Despite their strength and versatility, the potential of advanced composites is limited because the materials are difficult and expensive to produce. The patent-pending SET process put forth by Hoffman and Kuppers replaces the need for autoclaves energy-intensive machines that cost hundreds of thousands of dollars in composites manufacturing.
The SET process holds the potential to trim the manufacturing cost of advanced composites, and widen the playing field of businesses that can afford to research and manufacture these materials. The process involves curing a composite laminate by pressing the material between heated, rubber-lined molds. Heating occurs quickly because the composite is in direct contact with the tool. The shape of the rubber mold half is derived computationally using 3-D computer modeling and simulations.
Overall, the SET process results in up to a 1,000-fold energy savings over an autoclave and eliminates the need for expensive consumable materials that are sent to a landfill after each use. The time required to prepare a composite part for curing in an autoclave is a few hours, while it takes less than 10 minutes to perform the prep on a SET system. The award-winning student innovation adds intellectual value to the age-old manufacturing method, while keeping the process simple enough for implementation in industry. The research is sponsored by Kintz Plastics Inc. in Howes Cave, N.Y., and the New York State Energy Research and Development Authority (NYSERDA).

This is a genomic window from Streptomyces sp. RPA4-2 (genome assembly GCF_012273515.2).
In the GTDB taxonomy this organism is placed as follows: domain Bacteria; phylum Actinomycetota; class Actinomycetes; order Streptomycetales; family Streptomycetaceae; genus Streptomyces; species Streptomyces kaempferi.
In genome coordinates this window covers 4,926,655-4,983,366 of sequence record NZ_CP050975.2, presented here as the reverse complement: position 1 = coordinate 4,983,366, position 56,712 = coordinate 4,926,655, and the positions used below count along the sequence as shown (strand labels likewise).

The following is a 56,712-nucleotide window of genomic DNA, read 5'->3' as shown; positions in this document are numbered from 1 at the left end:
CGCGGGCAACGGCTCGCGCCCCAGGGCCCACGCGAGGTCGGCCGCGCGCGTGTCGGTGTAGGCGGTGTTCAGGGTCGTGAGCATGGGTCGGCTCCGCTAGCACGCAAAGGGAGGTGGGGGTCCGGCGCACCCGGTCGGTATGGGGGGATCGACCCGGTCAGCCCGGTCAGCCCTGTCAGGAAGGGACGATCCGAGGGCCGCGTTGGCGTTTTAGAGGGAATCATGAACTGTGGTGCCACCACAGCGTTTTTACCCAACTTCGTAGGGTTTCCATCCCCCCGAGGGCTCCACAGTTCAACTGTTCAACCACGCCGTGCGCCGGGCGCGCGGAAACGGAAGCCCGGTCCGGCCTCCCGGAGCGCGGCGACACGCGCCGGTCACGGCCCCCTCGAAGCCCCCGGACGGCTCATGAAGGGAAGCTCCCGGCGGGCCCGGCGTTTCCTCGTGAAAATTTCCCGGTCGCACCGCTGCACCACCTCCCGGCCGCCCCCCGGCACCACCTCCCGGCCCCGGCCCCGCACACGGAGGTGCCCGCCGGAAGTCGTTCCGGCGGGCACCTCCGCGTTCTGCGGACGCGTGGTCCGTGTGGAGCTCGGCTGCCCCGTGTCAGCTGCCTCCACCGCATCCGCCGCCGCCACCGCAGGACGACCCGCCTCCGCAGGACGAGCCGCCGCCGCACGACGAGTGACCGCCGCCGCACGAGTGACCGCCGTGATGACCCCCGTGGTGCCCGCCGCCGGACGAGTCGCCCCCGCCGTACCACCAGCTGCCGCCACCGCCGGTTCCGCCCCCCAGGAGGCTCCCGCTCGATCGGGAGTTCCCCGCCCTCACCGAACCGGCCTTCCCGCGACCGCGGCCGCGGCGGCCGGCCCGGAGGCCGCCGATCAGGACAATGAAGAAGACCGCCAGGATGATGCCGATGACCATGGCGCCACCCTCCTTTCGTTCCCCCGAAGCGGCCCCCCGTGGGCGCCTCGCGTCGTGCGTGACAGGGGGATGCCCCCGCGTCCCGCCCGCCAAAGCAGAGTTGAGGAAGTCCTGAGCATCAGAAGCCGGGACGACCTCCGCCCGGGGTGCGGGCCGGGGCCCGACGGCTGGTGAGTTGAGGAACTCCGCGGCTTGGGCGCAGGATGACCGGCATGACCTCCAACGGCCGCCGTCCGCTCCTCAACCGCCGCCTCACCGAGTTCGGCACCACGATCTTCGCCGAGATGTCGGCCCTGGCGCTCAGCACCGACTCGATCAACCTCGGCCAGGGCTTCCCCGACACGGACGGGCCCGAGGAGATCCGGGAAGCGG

"The ASME Student Manufacturing Design Competition is arguably the most prestigious U.S. competition for undergraduate and graduate students working on manufacturing researc
|Contact: Michael Mullaney|
Rensselaer Polytechnic Institute